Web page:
Havana, Cuba—You see them on stage, on passenger flights, and at trade fairs: Americans in Cuba legally, and hoping to travel here more often. The American Ballet Theater has just performed here for the first time in 50 years. It was a wildly popular performance, featuring two Cuban-American dancers—Jose Manuel Carreno and Xiomara Reyes, who was in Cuba for the first time since fleeing the country with her family 18 years ago. “The willingness to share something makes a difference. Why wouldn’t it make a difference?” Reyes told me.
TEHRAN -- It’s a rare upbeat story to cover in Iran: the release of Iranian-American businessman Reza Taghavi from Tehran’s notorious Evin prison after two and a half years behind bars. The only reporters allowed into the country for the event, we were the first to greet the 71-year-old from Orange County, as he walked free. He gave us a rare account of conditions inside the prison. Taghavi described living with 33 fellow inmates in a cell with only 16 beds, and enduring repeated broken promises that he’d be released.
The tight cluster of canvas tents filled a dusty field just off the highway that cuts through the city of Nowshera, the largest city in Pakistan’s Khyber-Pakhtunkhwa province, about a 90-minute drive from the capital Islamabad. Doctors in white coats tested children’s temperatures and blood pressures, looking for the signs of water-borne diseases, from acute diarrhea to potentially deadly cholera. Their mothers sat nearby, batting away the flies.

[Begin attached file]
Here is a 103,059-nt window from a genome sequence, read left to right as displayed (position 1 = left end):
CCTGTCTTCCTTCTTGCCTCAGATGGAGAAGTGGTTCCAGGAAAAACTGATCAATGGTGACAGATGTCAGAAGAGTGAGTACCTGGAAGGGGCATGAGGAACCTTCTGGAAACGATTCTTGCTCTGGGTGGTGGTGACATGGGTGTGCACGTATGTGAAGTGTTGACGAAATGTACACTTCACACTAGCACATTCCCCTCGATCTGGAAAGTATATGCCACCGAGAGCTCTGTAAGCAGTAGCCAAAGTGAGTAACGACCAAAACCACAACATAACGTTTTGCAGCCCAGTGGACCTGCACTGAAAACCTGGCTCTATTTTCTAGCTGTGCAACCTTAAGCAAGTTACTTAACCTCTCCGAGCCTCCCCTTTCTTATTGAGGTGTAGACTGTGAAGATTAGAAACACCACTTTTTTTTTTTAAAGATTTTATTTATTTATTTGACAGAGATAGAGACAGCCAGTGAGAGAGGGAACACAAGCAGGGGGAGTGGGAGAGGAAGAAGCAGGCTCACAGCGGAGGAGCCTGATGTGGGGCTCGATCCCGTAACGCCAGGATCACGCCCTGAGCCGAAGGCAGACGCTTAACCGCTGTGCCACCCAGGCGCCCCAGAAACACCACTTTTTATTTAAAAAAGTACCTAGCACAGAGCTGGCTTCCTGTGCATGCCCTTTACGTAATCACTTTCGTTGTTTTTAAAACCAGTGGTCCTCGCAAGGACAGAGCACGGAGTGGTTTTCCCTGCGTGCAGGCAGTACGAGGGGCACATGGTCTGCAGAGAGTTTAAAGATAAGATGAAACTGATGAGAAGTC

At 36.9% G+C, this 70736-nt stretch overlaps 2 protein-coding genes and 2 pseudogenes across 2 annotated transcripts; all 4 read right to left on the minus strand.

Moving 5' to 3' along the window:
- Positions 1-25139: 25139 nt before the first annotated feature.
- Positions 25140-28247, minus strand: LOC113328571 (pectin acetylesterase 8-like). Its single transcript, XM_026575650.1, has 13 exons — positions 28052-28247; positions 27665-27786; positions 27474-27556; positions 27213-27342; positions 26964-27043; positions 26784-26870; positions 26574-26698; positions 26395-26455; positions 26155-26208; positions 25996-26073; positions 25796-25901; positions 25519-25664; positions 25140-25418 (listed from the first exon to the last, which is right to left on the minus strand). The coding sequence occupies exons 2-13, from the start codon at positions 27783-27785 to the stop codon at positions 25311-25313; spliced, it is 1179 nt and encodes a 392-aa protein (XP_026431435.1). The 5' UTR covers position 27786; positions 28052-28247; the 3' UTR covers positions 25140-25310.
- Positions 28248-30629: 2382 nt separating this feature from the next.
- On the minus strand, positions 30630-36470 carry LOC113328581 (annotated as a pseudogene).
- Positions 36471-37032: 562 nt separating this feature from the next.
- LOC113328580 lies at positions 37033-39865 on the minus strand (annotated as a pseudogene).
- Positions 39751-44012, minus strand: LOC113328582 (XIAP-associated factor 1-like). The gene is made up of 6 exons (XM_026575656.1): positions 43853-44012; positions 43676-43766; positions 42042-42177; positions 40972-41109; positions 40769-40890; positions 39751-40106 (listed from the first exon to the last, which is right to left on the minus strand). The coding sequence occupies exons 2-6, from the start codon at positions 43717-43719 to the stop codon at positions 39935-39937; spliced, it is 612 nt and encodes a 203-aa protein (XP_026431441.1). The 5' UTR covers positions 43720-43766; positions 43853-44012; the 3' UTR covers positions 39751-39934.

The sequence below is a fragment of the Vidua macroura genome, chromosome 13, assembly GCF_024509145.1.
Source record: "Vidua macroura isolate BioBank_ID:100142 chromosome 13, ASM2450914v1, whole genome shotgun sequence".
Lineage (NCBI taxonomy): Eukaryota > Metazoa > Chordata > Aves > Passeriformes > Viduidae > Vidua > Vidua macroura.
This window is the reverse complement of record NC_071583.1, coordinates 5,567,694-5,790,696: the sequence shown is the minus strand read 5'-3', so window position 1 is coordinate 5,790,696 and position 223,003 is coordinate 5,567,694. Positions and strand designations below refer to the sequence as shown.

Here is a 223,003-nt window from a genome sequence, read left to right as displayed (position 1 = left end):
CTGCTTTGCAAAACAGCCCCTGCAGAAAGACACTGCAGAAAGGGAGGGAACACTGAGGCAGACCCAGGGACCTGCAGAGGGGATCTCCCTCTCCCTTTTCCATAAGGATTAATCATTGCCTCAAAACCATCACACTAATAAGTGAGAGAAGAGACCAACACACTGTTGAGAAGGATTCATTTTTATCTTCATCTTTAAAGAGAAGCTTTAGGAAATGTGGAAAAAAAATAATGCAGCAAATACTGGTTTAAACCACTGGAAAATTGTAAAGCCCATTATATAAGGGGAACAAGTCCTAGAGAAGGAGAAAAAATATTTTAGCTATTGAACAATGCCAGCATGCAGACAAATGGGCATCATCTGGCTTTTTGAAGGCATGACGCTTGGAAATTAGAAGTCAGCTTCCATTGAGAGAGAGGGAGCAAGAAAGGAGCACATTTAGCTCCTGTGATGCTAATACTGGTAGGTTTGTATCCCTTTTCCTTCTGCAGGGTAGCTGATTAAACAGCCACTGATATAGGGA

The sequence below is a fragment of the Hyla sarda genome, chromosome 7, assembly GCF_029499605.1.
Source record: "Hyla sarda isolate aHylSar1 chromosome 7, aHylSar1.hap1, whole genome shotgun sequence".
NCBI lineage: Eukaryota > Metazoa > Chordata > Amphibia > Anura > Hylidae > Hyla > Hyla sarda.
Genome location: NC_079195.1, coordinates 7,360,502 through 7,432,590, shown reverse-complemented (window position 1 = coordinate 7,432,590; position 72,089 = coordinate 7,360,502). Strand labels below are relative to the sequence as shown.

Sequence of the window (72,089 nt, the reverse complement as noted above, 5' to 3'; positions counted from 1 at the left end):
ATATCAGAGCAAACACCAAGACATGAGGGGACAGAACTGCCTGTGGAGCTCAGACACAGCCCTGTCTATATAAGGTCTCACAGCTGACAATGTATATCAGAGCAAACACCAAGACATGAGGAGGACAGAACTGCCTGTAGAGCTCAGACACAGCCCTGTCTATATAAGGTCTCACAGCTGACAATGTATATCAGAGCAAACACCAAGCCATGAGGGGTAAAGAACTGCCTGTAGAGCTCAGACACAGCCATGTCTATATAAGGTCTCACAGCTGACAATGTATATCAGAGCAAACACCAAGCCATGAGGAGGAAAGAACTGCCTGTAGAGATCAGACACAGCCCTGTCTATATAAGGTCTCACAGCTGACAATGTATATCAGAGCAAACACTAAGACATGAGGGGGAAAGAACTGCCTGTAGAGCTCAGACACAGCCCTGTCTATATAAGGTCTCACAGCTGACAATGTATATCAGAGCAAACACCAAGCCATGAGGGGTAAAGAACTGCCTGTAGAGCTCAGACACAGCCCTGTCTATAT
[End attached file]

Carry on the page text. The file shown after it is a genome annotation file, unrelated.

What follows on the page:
LONDON—Glimmers of hope, rumored concessions, and anticipated de-escalations of rhetoric are the almost daily fare of those of us who cover Iran and its tense relations with the West. But in the year since Iran's disputed election—and the brutal crackdown that has followed—those brief shining moments have almost always faded away.
The long, hot Greek summer just got hotter. A strike by fuel tanker drivers has paralyzed the country, stranding tourists, causing food shortages, and leaving 70 percent of gas stations without any gas to pump. In the simplest terms, this is about new austerity measures, in this case, higher fees for truck licenses. But more broadly, it is about the government’s assault on a lifestyle Greeks, rich and poor, have come to take for granted. As one Greek businessman put it to me, "the party’s over." Greece is broke. The signs are big and small.